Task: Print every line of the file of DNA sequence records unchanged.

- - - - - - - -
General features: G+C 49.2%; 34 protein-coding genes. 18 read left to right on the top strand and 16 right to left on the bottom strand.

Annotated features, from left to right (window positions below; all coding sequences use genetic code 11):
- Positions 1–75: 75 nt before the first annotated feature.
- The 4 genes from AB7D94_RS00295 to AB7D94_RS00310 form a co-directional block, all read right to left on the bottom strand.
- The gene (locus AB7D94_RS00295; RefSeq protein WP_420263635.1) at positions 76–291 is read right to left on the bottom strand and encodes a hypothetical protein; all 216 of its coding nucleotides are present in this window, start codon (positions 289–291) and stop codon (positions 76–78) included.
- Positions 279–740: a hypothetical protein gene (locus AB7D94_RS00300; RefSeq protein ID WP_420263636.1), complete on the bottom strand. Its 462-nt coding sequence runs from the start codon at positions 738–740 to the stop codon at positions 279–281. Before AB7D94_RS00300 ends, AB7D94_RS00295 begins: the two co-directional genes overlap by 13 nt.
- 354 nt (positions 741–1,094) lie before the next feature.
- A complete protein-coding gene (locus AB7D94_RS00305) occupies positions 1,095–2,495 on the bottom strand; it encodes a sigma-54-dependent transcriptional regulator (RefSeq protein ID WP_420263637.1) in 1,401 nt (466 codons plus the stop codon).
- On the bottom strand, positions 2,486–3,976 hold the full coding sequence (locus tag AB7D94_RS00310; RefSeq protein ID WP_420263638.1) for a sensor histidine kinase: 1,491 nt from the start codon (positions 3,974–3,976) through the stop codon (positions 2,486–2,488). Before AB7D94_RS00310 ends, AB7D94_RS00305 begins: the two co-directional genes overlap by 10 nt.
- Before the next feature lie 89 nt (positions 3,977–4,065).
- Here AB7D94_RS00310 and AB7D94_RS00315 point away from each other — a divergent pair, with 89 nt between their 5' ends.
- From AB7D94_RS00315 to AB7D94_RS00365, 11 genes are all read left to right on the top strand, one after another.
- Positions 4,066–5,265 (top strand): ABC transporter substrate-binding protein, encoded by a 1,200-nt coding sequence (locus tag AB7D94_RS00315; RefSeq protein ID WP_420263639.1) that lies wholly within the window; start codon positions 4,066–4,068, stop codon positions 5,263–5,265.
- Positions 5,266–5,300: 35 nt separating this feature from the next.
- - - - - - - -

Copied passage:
General features: G+C 49.2%; 34 protein-coding genes. 18 read left to right on the top strand and 16 right to left on the bottom strand.

Annotated features, from left to right (window positions below; all coding sequences use genetic code 11):
- Positions 1–75: 75 nt before the first annotated feature.
- The 4 genes from AB7D94_RS00295 to AB7D94_RS00310 form a co-directional block, all read right to left on the bottom strand.
- The gene (locus AB7D94_RS00295; RefSeq protein WP_420263635.1) at positions 76–291 is read right to left on the bottom strand and encodes a hypothetical protein; all 216 of its coding nucleotides are present in this window, start codon (positions 289–291) and stop codon (positions 76–78) included.
- Positions 279–740: a hypothetical protein gene (locus AB7D94_RS00300; RefSeq protein ID WP_420263636.1), complete on the bottom strand. Its 462-nt coding sequence runs from the start codon at positions 738–740 to the stop codon at positions 279–281. Before AB7D94_RS00300 ends, AB7D94_RS00295 begins: the two co-directional genes overlap by 13 nt.
- 354 nt (positions 741–1,094) lie before the next feature.
- A complete protein-coding gene (locus AB7D94_RS00305) occupies positions 1,095–2,495 on the bottom strand; it encodes a sigma-54-dependent transcriptional regulator (RefSeq protein ID WP_420263637.1) in 1,401 nt (466 codons plus the stop codon).
- On the bottom strand, positions 2,486–3,976 hold the full coding sequence (locus tag AB7D94_RS00310; RefSeq protein ID WP_420263638.1) for a sensor histidine kinase: 1,491 nt from the start codon (positions 3,974–3,976) through the stop codon (positions 2,486–2,488). Before AB7D94_RS00310 ends, AB7D94_RS00305 begins: the two co-directional genes overlap by 10 nt.
- Before the next feature lie 89 nt (positions 3,977–4,065).
- Here AB7D94_RS00310 and AB7D94_RS00315 point away from each other — a divergent pair, with 89 nt between their 5' ends.
- From AB7D94_RS00315 to AB7D94_RS00365, 11 genes are all read left to right on the top strand, one after another.
- Positions 4,066–5,265 (top strand): ABC transporter substrate-binding protein, encoded by a 1,200-nt coding sequence (locus tag AB7D94_RS00315; RefSeq protein ID WP_420263639.1) that lies wholly within the window; start codon positions 4,066–4,068, stop codon positions 5,263–5,265.
- Positions 5,266–5,300: 35 nt separating this feature from the next.